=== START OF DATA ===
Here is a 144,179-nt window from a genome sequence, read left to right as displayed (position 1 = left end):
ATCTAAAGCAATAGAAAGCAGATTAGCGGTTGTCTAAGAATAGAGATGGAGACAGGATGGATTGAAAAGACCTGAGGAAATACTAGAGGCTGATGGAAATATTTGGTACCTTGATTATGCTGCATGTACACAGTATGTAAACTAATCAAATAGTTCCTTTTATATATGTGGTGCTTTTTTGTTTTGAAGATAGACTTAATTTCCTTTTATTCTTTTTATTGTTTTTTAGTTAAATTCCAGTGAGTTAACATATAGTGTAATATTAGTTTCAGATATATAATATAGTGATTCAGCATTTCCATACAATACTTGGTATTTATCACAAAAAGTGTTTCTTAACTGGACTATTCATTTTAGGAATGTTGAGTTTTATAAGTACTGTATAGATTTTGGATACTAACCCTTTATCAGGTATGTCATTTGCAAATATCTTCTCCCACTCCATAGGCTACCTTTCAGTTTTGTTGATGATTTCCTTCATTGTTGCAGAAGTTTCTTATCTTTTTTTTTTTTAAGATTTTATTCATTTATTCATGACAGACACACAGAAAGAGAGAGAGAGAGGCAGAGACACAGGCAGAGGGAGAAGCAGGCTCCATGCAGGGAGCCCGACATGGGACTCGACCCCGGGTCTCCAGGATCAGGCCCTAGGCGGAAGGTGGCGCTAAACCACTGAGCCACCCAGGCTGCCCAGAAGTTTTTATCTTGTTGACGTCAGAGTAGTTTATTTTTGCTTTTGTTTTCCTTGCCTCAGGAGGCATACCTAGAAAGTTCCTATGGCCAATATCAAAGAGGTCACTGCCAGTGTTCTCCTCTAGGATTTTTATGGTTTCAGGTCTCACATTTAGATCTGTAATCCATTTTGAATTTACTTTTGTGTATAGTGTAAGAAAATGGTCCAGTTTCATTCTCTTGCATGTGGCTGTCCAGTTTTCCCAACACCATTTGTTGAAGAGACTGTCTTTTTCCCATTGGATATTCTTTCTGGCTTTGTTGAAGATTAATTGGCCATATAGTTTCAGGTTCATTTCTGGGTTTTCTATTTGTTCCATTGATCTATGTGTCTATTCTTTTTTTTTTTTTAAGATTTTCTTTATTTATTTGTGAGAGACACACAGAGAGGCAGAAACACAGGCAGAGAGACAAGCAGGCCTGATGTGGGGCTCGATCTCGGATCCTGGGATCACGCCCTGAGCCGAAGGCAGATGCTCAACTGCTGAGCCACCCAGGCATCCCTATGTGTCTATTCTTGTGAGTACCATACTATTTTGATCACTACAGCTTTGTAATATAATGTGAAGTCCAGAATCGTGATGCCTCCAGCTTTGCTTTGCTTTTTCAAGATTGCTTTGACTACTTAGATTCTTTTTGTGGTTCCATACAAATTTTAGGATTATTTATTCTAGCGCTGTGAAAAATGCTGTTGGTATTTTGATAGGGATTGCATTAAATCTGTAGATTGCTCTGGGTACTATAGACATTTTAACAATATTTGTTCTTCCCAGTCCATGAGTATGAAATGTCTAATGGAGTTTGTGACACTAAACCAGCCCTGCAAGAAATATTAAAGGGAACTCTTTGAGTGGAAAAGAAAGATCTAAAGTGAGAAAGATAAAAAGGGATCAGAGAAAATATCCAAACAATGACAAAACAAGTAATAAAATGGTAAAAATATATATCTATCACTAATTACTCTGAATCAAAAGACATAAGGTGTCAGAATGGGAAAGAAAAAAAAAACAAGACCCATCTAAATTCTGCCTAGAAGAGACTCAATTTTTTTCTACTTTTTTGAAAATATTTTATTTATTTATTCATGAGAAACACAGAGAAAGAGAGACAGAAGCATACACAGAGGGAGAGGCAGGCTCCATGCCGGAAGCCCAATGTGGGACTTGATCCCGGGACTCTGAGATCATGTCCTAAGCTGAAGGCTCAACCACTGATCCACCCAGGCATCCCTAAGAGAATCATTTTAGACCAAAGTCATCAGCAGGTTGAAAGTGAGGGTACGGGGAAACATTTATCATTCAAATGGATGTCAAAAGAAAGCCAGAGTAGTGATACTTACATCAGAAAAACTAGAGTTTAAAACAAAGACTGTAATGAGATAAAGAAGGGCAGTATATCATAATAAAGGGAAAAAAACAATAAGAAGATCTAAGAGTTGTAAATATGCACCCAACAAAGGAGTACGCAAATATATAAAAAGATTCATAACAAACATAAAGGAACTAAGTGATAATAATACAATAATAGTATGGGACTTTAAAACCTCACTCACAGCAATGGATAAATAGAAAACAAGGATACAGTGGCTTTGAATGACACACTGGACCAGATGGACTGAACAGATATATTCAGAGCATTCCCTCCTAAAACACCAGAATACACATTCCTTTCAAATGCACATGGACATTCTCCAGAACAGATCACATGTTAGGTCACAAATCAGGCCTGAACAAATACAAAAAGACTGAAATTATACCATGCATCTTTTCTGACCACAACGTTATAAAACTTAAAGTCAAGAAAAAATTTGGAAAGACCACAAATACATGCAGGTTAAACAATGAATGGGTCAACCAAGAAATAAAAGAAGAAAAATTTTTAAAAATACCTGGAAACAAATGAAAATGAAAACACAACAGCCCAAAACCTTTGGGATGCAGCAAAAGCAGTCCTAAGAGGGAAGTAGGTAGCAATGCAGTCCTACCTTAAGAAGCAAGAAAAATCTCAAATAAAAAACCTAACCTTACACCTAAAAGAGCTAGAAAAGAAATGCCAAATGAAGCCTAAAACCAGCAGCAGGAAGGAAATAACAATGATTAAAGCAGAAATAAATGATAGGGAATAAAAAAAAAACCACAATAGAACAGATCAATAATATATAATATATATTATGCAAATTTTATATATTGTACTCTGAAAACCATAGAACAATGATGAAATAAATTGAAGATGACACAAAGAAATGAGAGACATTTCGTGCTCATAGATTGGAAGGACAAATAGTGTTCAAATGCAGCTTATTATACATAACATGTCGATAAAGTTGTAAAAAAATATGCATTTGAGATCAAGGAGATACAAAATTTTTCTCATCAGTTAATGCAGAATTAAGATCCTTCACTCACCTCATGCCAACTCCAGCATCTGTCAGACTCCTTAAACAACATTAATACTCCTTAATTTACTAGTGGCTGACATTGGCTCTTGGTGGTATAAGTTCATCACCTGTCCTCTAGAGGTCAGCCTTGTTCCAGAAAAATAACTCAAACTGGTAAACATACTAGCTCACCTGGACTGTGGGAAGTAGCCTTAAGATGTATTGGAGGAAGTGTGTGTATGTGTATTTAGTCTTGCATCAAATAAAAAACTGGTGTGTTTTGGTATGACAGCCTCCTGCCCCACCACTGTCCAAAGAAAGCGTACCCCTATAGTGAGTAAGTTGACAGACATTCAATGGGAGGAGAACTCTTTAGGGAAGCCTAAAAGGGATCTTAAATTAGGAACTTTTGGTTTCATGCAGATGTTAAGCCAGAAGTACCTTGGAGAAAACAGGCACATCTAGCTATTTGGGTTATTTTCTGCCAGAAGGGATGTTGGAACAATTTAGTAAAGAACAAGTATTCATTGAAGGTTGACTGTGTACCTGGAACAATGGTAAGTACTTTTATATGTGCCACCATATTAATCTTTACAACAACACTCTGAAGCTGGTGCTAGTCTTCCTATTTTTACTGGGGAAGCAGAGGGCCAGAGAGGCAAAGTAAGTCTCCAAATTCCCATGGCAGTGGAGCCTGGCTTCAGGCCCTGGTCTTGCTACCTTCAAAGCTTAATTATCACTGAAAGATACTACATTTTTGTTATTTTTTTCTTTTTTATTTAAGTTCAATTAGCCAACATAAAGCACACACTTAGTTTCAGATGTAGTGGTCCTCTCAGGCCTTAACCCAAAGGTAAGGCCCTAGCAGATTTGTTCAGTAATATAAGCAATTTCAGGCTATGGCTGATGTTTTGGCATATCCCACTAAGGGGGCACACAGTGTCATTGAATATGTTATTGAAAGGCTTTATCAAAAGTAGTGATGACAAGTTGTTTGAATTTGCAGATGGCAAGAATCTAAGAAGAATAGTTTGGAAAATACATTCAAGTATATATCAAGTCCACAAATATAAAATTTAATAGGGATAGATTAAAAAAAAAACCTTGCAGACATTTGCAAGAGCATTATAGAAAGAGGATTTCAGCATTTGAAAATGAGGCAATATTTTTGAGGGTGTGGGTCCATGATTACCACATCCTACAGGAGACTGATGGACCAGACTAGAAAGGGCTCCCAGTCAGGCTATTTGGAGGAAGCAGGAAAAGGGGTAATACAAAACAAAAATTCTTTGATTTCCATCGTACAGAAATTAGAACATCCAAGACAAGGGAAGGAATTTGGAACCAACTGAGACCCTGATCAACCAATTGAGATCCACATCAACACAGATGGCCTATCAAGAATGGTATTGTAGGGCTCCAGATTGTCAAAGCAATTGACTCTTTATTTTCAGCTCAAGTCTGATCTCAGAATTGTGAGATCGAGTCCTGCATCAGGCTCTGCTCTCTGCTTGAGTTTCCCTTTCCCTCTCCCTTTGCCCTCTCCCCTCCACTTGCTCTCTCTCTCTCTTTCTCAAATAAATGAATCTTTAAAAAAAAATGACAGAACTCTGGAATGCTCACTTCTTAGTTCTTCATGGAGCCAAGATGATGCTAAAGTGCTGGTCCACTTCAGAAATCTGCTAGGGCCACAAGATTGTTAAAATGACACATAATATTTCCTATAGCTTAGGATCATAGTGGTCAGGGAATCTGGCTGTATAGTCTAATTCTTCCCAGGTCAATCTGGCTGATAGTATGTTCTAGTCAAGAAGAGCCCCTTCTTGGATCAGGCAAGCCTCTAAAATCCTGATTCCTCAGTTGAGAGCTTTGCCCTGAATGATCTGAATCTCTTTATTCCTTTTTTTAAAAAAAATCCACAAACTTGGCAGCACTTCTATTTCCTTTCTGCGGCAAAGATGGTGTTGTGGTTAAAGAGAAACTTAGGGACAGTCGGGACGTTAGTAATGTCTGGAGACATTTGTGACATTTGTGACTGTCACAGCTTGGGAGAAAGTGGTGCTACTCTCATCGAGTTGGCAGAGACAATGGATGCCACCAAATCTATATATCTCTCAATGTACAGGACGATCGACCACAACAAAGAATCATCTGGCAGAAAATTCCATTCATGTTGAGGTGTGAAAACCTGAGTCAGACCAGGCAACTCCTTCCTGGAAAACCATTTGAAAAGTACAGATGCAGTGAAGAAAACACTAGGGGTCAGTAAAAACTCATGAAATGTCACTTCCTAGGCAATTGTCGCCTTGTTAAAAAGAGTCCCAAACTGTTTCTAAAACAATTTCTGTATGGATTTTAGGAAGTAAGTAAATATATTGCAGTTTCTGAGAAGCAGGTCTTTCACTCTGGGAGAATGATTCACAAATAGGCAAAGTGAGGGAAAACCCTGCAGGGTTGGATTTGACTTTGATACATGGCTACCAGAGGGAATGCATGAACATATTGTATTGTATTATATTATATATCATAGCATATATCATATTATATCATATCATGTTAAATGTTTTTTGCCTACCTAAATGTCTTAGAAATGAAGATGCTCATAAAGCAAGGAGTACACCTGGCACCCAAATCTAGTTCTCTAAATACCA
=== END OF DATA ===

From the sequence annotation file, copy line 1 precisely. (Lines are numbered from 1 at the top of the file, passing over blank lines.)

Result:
Here is a 144,179-nt window from a genome sequence, read left to right as displayed (position 1 = left end):